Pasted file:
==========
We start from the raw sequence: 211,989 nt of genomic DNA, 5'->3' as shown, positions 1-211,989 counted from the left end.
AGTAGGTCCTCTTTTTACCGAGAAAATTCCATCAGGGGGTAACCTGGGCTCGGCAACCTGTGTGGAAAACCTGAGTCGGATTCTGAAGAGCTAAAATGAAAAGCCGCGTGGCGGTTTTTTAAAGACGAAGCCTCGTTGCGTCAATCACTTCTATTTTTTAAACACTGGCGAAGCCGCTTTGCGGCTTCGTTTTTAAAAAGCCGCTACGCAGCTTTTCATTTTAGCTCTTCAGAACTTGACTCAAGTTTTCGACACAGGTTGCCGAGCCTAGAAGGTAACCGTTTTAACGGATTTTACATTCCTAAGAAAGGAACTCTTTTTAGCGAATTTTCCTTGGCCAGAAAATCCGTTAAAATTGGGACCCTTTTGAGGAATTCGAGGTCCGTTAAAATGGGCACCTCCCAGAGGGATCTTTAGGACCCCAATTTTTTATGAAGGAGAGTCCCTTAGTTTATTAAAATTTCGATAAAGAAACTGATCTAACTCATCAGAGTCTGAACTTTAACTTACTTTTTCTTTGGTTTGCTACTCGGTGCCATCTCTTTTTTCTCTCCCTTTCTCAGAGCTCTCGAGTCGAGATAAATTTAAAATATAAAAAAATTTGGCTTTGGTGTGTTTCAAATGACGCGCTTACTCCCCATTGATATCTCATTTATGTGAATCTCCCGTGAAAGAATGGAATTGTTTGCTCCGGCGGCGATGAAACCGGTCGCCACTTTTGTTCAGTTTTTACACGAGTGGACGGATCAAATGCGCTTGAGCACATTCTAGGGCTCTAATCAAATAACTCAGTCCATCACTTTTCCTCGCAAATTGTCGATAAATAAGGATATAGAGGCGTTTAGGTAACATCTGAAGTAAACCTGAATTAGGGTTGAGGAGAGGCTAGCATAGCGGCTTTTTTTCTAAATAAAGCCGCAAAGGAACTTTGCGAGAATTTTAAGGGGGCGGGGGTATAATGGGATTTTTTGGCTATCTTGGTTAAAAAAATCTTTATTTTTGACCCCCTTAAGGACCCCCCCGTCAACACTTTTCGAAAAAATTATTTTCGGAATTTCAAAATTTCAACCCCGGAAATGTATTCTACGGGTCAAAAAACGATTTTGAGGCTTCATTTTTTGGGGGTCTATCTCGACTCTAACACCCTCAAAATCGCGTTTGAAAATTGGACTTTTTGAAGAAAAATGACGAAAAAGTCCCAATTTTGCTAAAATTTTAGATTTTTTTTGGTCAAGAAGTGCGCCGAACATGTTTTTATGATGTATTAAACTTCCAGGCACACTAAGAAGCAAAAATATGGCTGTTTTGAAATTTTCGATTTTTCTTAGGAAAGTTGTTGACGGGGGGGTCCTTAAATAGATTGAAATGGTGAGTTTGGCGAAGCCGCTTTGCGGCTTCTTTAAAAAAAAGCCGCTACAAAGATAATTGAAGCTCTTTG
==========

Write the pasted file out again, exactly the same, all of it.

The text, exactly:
We start from the raw sequence: 211,989 nt of genomic DNA, 5'->3' as shown, positions 1-211,989 counted from the left end.
AGTAGGTCCTCTTTTTACCGAGAAAATTCCATCAGGGGGTAACCTGGGCTCGGCAACCTGTGTGGAAAACCTGAGTCGGATTCTGAAGAGCTAAAATGAAAAGCCGCGTGGCGGTTTTTTAAAGACGAAGCCTCGTTGCGTCAATCACTTCTATTTTTTAAACACTGGCGAAGCCGCTTTGCGGCTTCGTTTTTAAAAAGCCGCTACGCAGCTTTTCATTTTAGCTCTTCAGAACTTGACTCAAGTTTTCGACACAGGTTGCCGAGCCTAGAAGGTAACCGTTTTAACGGATTTTACATTCCTAAGAAAGGAACTCTTTTTAGCGAATTTTCCTTGGCCAGAAAATCCGTTAAAATTGGGACCCTTTTGAGGAATTCGAGGTCCGTTAAAATGGGCACCTCCCAGAGGGATCTTTAGGACCCCAATTTTTTATGAAGGAGAGTCCCTTAGTTTATTAAAATTTCGATAAAGAAACTGATCTAACTCATCAGAGTCTGAACTTTAACTTACTTTTTCTTTGGTTTGCTACTCGGTGCCATCTCTTTTTTCTCTCCCTTTCTCAGAGCTCTCGAGTCGAGATAAATTTAAAATATAAAAAAATTTGGCTTTGGTGTGTTTCAAATGACGCGCTTACTCCCCATTGATATCTCATTTATGTGAATCTCCCGTGAAAGAATGGAATTGTTTGCTCCGGCGGCGATGAAACCGGTCGCCACTTTTGTTCAGTTTTTACACGAGTGGACGGATCAAATGCGCTTGAGCACATTCTAGGGCTCTAATCAAATAACTCAGTCCATCACTTTTCCTCGCAAATTGTCGATAAATAAGGATATAGAGGCGTTTAGGTAACATCTGAAGTAAACCTGAATTAGGGTTGAGGAGAGGCTAGCATAGCGGCTTTTTTTCTAAATAAAGCCGCAAAGGAACTTTGCGAGAATTTTAAGGGGGCGGGGGTATAATGGGATTTTTTGGCTATCTTGGTTAAAAAAATCTTTATTTTTGACCCCCTTAAGGACCCCCCCGTCAACACTTTTCGAAAAAATTATTTTCGGAATTTCAAAATTTCAACCCCGGAAATGTATTCTACGGGTCAAAAAACGATTTTGAGGCTTCATTTTTTGGGGGTCTATCTCGACTCTAACACCCTCAAAATCGCGTTTGAAAATTGGACTTTTTGAAGAAAAATGACGAAAAAGTCCCAATTTTGCTAAAATTTTAGATTTTTTTTGGTCAAGAAGTGCGCCGAACATGTTTTTATGATGTATTAAACTTCCAGGCACACTAAGAAGCAAAAATATGGCTGTTTTGAAATTTTCGATTTTTCTTAGGAAAGTTGTTGACGGGGGGGTCCTTAAATAGATTGAAATGGTGAGTTTGGCGAAGCCGCTTTGCGGCTTCTTTAAAAAAAAGCCGCTACAAAGATAATTGAAGCTCTTTG